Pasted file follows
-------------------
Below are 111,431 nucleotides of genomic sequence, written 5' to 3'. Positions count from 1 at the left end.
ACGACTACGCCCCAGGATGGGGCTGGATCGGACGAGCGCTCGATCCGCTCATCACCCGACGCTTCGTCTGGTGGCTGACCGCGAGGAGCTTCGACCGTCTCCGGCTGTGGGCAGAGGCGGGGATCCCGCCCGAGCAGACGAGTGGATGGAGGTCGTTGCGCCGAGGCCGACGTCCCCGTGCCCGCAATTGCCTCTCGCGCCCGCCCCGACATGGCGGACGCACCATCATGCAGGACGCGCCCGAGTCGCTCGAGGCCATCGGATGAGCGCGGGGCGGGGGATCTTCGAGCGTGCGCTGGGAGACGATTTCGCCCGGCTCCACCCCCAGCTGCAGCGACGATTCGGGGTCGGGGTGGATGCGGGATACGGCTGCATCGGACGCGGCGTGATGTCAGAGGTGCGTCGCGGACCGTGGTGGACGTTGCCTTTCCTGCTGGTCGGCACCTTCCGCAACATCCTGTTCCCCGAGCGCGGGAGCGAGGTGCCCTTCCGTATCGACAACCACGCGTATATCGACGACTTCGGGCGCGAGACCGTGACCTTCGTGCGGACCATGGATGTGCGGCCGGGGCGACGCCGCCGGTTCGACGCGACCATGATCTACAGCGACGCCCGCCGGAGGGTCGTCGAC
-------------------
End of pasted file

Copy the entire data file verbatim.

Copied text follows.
Below are 111,431 nucleotides of genomic sequence, written 5' to 3'. Positions count from 1 at the left end.
ACGACTACGCCCCAGGATGGGGCTGGATCGGACGAGCGCTCGATCCGCTCATCACCCGACGCTTCGTCTGGTGGCTGACCGCGAGGAGCTTCGACCGTCTCCGGCTGTGGGCAGAGGCGGGGATCCCGCCCGAGCAGACGAGTGGATGGAGGTCGTTGCGCCGAGGCCGACGTCCCCGTGCCCGCAATTGCCTCTCGCGCCCGCCCCGACATGGCGGACGCACCATCATGCAGGACGCGCCCGAGTCGCTCGAGGCCATCGGATGAGCGCGGGGCGGGGGATCTTCGAGCGTGCGCTGGGAGACGATTTCGCCCGGCTCCACCCCCAGCTGCAGCGACGATTCGGGGTCGGGGTGGATGCGGGATACGGCTGCATCGGACGCGGCGTGATGTCAGAGGTGCGTCGCGGACCGTGGTGGACGTTGCCTTTCCTGCTGGTCGGCACCTTCCGCAACATCCTGTTCCCCGAGCGCGGGAGCGAGGTGCCCTTCCGTATCGACAACCACGCGTATATCGACGACTTCGGGCGCGAGACCGTGACCTTCGTGCGGACCATGGATGTGCGGCCGGGGCGACGCCGCCGGTTCGACGCGACCATGATCTACAGCGACGCCCGCCGGAGGGTCGTCGAC